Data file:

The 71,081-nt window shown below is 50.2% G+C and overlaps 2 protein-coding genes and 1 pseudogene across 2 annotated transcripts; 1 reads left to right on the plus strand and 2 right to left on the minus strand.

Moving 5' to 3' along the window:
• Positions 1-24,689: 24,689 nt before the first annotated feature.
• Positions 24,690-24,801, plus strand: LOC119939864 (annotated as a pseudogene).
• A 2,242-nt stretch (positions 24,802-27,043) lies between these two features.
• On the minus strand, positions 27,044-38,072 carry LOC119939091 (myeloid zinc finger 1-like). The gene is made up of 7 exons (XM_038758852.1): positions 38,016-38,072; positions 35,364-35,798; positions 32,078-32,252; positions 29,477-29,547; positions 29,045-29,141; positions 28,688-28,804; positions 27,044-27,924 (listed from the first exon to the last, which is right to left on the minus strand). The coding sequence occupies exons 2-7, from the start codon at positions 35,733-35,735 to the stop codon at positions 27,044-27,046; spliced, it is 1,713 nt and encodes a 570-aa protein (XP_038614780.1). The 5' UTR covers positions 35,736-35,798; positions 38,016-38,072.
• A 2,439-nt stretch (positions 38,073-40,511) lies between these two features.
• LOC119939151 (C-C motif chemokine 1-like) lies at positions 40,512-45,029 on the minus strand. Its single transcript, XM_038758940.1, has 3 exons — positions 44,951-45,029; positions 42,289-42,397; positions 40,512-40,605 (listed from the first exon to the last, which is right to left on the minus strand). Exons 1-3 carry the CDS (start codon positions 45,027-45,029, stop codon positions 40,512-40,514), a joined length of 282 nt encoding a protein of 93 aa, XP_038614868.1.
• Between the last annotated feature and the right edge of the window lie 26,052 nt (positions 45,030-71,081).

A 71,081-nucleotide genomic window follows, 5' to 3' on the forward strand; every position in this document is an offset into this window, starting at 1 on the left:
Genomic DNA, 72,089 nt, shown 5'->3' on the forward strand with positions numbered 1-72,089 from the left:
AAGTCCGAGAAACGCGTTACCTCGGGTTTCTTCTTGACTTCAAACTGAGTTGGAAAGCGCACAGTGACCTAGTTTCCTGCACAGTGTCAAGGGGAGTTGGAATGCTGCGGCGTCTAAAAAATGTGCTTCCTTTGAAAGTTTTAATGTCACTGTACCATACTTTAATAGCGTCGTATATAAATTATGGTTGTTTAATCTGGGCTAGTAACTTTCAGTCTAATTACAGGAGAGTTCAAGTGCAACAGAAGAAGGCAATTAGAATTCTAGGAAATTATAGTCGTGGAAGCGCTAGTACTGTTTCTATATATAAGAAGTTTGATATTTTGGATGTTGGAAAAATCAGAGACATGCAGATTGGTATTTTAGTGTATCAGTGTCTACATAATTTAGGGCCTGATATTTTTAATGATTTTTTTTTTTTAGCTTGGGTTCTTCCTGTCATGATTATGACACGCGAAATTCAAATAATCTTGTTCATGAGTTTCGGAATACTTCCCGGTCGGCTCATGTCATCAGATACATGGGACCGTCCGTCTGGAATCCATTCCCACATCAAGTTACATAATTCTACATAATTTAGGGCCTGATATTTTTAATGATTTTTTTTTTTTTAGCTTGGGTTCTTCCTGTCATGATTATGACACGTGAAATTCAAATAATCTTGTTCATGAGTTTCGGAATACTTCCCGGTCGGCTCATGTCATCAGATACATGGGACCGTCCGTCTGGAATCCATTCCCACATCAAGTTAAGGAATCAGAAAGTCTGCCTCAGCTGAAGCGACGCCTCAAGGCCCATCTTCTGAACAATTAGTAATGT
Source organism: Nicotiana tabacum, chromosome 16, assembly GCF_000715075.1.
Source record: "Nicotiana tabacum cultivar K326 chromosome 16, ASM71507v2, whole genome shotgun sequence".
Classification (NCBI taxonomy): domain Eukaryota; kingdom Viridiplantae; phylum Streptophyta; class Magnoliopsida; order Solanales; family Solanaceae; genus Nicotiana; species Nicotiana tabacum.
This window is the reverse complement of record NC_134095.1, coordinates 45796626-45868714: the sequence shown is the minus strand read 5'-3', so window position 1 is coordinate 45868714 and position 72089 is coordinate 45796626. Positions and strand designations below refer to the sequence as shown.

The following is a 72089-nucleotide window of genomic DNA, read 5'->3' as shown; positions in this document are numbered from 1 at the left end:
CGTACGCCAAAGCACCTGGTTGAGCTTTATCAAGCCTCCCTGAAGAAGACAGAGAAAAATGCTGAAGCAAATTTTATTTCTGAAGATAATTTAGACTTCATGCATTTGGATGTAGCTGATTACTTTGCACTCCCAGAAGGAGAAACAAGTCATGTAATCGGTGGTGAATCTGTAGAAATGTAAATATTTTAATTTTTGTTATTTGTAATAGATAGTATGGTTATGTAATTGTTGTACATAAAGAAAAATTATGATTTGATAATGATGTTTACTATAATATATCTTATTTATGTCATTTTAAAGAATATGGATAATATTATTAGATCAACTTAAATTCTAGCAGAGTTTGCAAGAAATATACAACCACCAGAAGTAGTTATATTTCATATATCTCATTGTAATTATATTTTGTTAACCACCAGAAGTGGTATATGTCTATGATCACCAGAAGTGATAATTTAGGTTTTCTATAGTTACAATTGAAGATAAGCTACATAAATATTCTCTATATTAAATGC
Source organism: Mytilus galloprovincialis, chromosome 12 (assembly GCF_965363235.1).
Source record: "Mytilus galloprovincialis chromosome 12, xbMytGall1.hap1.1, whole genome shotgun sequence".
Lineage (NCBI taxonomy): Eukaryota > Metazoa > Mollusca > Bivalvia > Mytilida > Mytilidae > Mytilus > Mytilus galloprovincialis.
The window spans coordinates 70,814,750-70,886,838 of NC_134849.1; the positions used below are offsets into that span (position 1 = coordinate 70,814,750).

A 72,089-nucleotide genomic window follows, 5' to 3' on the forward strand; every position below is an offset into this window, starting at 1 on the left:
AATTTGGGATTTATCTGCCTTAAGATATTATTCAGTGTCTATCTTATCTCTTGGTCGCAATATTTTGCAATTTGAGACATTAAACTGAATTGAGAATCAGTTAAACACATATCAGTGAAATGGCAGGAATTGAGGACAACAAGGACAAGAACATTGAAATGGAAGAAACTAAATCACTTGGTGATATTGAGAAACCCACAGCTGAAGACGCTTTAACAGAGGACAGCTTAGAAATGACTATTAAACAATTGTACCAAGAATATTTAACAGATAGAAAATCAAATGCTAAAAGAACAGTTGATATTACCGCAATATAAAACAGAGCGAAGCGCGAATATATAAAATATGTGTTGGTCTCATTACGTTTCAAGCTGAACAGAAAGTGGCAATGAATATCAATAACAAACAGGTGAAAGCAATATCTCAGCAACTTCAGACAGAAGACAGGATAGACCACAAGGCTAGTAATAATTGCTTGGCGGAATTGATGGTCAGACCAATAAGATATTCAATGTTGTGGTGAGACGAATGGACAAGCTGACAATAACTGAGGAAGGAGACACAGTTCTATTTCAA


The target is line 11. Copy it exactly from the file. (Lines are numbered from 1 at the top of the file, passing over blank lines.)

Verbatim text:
Genomic DNA, 72,089 nt, shown 5'->3' on the forward strand with positions numbered 1-72,089 from the left: